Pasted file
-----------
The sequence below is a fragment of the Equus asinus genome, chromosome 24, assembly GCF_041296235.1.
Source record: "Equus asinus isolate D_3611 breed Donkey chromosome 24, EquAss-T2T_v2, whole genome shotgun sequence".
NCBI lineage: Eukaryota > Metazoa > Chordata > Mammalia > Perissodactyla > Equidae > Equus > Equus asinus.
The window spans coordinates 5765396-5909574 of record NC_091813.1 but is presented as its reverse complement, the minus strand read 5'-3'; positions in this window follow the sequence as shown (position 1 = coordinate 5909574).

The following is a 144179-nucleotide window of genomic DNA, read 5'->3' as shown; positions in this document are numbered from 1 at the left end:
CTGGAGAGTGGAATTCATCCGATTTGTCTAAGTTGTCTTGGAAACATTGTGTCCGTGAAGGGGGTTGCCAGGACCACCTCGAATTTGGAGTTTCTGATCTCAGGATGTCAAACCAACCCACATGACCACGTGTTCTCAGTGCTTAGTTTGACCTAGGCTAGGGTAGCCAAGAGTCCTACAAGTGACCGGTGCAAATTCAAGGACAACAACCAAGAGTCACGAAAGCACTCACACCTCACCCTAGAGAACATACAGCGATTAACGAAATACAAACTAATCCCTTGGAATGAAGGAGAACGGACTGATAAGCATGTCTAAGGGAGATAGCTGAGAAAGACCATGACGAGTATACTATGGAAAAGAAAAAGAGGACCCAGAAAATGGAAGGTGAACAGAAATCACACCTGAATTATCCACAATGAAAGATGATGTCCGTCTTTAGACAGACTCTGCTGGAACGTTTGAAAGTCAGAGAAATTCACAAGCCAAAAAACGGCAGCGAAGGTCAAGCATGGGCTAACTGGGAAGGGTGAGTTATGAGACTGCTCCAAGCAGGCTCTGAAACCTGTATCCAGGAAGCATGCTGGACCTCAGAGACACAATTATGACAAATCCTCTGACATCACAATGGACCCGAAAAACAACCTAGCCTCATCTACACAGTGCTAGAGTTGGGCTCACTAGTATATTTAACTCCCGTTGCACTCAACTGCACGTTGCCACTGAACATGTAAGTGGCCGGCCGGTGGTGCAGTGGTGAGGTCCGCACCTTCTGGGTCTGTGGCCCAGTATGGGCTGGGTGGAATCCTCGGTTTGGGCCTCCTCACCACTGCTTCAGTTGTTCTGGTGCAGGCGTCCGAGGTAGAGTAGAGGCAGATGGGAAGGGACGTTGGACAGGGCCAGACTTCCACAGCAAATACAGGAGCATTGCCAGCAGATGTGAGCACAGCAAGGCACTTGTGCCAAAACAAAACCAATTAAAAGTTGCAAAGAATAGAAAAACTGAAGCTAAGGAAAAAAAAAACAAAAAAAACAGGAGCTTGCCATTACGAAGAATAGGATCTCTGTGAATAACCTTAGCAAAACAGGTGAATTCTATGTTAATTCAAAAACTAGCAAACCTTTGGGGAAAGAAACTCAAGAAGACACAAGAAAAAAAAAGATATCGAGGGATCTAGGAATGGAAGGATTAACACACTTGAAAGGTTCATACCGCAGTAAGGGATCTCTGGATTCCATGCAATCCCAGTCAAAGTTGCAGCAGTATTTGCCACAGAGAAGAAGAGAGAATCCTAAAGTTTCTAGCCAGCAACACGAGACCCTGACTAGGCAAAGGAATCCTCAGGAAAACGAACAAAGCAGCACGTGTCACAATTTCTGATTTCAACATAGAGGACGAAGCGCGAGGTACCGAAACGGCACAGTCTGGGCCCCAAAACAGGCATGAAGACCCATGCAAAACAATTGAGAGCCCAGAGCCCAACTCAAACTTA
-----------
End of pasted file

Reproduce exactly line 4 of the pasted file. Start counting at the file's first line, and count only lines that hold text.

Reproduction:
The window spans coordinates 5765396-5909574 of record NC_091813.1 but is presented as its reverse complement, the minus strand read 5'-3'; positions in this window follow the sequence as shown (position 1 = coordinate 5909574).